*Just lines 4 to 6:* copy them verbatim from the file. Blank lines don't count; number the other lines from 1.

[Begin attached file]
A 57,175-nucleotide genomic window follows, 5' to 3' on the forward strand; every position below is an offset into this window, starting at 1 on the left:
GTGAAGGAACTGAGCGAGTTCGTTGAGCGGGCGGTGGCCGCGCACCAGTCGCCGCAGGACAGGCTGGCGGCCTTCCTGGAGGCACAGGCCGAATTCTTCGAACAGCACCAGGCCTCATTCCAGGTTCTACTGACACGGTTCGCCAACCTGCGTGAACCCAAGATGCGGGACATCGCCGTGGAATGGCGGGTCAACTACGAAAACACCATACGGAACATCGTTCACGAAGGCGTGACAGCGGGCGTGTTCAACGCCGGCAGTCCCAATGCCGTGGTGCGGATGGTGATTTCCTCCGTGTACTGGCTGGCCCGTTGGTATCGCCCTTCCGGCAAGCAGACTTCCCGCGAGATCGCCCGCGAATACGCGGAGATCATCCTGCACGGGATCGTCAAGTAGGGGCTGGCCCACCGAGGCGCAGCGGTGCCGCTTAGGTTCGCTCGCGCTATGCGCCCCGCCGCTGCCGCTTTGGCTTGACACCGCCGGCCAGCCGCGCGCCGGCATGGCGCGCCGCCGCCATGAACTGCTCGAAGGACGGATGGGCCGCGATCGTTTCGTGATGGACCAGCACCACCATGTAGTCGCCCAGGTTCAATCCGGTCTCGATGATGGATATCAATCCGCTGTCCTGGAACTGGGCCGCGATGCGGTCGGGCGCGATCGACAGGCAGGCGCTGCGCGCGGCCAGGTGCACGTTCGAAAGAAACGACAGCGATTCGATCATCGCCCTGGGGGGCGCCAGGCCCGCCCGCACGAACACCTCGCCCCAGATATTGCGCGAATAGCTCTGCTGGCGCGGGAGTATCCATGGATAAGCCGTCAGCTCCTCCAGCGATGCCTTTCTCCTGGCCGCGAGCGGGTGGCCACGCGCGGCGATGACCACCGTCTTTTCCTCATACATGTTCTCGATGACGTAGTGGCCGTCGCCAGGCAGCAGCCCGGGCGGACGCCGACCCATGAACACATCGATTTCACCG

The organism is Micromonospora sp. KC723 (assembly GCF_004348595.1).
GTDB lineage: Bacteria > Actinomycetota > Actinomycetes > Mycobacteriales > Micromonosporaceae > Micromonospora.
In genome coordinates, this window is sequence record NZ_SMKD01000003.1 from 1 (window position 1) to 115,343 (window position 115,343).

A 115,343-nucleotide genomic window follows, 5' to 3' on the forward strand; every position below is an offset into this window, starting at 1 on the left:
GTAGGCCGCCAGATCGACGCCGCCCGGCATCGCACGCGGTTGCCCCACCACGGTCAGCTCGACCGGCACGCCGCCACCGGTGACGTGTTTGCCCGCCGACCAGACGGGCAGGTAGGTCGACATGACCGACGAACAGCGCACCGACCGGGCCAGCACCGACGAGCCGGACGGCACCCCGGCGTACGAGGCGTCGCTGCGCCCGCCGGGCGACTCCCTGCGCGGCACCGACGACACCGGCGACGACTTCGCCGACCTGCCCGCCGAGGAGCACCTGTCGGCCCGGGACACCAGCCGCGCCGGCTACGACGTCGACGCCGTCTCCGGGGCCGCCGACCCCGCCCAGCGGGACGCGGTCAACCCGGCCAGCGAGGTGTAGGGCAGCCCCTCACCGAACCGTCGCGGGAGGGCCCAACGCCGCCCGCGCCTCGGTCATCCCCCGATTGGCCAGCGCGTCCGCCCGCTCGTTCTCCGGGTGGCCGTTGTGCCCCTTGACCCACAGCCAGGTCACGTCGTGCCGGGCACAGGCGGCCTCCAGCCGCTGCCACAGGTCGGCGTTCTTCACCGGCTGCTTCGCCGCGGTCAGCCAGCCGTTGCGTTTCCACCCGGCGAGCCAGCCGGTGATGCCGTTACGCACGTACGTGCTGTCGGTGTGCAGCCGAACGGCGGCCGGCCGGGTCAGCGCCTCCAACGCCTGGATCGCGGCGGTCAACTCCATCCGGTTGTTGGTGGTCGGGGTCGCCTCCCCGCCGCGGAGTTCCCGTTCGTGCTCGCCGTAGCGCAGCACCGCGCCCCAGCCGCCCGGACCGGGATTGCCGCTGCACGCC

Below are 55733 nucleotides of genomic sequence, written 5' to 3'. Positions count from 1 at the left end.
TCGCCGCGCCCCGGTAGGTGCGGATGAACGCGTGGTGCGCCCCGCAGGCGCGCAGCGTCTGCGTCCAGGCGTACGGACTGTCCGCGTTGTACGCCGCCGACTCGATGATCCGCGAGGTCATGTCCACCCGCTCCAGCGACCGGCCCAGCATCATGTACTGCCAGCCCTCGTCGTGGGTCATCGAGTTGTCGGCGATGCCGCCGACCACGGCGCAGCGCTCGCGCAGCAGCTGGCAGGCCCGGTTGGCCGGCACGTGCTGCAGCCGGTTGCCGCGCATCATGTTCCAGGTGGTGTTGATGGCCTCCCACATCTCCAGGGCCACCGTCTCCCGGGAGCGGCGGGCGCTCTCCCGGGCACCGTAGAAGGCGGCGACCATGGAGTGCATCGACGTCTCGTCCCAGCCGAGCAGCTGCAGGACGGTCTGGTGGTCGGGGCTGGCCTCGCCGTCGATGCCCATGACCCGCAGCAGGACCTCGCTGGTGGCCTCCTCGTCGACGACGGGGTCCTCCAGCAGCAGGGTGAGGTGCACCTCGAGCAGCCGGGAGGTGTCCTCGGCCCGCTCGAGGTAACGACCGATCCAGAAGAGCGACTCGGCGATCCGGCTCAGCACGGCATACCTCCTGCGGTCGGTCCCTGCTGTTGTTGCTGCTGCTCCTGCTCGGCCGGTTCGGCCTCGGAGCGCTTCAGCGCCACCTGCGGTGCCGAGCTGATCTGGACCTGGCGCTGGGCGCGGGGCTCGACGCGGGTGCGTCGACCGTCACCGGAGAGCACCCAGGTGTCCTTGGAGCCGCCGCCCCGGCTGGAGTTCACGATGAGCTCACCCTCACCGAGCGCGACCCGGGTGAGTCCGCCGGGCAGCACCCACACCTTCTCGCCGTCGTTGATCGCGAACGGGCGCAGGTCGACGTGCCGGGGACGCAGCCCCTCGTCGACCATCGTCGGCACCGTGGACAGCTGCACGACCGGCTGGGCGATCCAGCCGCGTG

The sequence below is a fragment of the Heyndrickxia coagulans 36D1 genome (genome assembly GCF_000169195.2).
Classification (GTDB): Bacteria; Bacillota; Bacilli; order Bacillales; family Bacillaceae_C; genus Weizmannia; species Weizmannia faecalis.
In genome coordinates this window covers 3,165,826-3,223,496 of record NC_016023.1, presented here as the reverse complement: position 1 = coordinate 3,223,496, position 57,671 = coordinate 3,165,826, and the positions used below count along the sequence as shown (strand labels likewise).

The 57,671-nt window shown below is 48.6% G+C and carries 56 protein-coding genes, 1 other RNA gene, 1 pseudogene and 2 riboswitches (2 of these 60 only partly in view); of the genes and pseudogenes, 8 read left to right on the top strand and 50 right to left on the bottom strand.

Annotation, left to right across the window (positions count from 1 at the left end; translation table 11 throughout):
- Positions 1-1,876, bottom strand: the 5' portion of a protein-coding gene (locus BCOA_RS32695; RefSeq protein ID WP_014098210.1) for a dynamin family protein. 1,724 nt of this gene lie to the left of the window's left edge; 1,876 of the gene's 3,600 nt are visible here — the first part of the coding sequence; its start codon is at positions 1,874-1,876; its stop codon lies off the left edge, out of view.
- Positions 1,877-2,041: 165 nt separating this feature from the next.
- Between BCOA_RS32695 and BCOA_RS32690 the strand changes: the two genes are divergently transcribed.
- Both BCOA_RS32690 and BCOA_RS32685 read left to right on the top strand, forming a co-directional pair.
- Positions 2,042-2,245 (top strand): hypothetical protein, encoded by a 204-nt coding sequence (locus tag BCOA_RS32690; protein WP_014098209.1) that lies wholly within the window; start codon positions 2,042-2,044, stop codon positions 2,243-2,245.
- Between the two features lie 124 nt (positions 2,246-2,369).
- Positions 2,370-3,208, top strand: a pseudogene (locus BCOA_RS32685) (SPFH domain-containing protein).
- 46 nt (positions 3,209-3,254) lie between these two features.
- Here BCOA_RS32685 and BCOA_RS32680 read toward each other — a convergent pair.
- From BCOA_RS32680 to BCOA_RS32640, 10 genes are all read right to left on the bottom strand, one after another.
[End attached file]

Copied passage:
GTDB lineage: Bacteria > Actinomycetota > Actinomycetes > Mycobacteriales > Micromonosporaceae > Micromonospora.
In genome coordinates, this window is sequence record NZ_SMKD01000003.1 from 1 (window position 1) to 115,343 (window position 115,343).

A 115,343-nucleotide genomic window follows, 5' to 3' on the forward strand; every position below is an offset into this window, starting at 1 on the left: